Other drugs tried in combination with rifampin include trimethoprim-sulfamethoxazole, minocycline, and fusidic acid. One study showed good results with the rifampin–fusidic acid combination in staphylococcal infections.
Quinopristin-dalfopristin is active against Enterococcus faecium (including vancomycin-resistant enterococci [VRE]) and S aureus (including methicillin-resistant S aureus [MRSA]) but not against Enterococcus faecalis. In a study of 40 patients with orthopedic infections with MRSA treated with this combination, clinical success was reported in 78% and microbial eradication in 69%.
Daptomycin is active against several gram-positive bacteria, including MRSA, vancomycin-resistant S aureus, and VRE.
Linezolid has been used against MRSA, but long-term administration can lead to reversible optic neuropathy, myelosuppression, and irreversible peripheral neuropathy.[87, 88] Data regarding the combination of linezolid with rifampin are lacking. The use of rifampin may be a concern in countries where tuberculosis is endemic; it could help foster the development of resistance in tubercle bacilli.
Trampuz et al recommended antibiotic regimens for various microbial agents causing periprosthetic infections (see Table 4 below).
Table 4. Antibiotic Regimens for Various Pathogens Causing Prosthetic Infections (Open Table in a new window)Microorganism Antimicrobial Agent1 Dosage Route Staphylococcus aureus or coagulase-negative staphylococci Methicillin-susceptible Rifampin
The use of antibiotic-impregnated cement has greatly altered the delivery of antibiotic to the infection site. The most commonly used antibiotics are tobramycin, vancomycin, and gentamicin. Some antibiotics (eg, lincomycin and tetracycline) are deactivated when mixed with cement. Rifampin forms a black, tacky composite and hence should not be used.
The recommended antibiotic doses vary, depending on whether the cement is being used as beads or spacers or for fixation of implants. For fixation of implants, 1 g of vancomycin or 1.2 g of gentamicin or tobramycin is the ideal dose; for use in spacers or beads, these doses can be doubled.
Although there are no strict guidelines regarding the optimal duration and route of antibiotic therapy, intravenous (IV) administration of antibiotics for 6 weeks in doses that achieve a bactericidal concentration of at least 1:8 have proven efficacious in reimplantation protocol studies. A higher drug concentration is needed for bacteria adhering to cement or polyethylene than for suspended bacteria.
Long-term oral antibiotic therapy may be considered in elderly patients who have a short life expectancy and from whom removal of the prosthesis may be extremely difficult. For such therapy to be a worthwhile option, the organism should be of low virulence and susceptible to an oral antibiotic, and the antibiotic should have no serious side effects. Treatment is individualized.
The disadvantages of long-term antibiotic suppression—namely, the emergence of multidrug resistant organisms, the formation of excessive scar tissue, and the progressive loss of bone stock—must be taken into account in the decision-making process.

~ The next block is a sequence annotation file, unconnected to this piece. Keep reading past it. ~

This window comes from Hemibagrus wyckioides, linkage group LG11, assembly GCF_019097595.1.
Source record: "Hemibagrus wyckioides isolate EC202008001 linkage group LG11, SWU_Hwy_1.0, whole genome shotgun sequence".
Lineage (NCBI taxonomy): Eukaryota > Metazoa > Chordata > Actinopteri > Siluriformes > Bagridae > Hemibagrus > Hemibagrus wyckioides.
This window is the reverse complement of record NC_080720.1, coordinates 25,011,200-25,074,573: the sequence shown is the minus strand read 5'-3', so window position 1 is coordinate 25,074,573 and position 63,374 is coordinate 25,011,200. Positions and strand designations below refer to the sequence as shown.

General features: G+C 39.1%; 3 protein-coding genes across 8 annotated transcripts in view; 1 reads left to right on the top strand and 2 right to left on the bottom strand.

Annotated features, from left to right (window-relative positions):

Young patients with a high functional demand and a single joint involvement are ideal candidates for knee arthrodesis. Factors that rule out a revision procedure (eg, loss of extensor mechanism, poor soft-tissue cover, systemic immune compromise, and highly virulent organisms) also warrant a knee arthrodesis.
Relative contraindications for arthrodesis include bilateral knee disease, ipsilateral ankle or hip disease, severe segmental bone loss, and amputation in the contralateral extremity.
Excision or resection arthroplasty (the Girdlestone operation, as it is commonly referred to when done in the hip joint) is performed either as a definitive procedure or as a temporizing measure to buy time for infection control before reimplantation.
As a definitive procedure, excision hip arthroplasty is typically successful at controlling the infection, but many patients are unable to walk without assistive devices, and all have a limp. The patient is left with a painless unstable hip. Many patients are unwilling to accept the problems associated with excision arthroplasty and request reimplantation instead. The proximal femur is preserved as much as possible.
Current indications for excision arthroplasty in an infected knee are few but are considered to include inflammatory arthropathy. A study of 26 patients, 11 of whom had rheumatoid arthritis, showed that 89% were free of infection at an average of 5 years after excision arthroplasty. Functional results were suboptimal: only 15 patients were able to walk independently, and all required walking aids. Only five patients had sufficient knee stability to walk without external support; eight required a knee-ankle-foot orthosis, and two used a splint.
Although excision knee arthroplasty usually results in satisfactory resolution of the infection, most patients experience some pain and knee instability and have a limited ability to walk.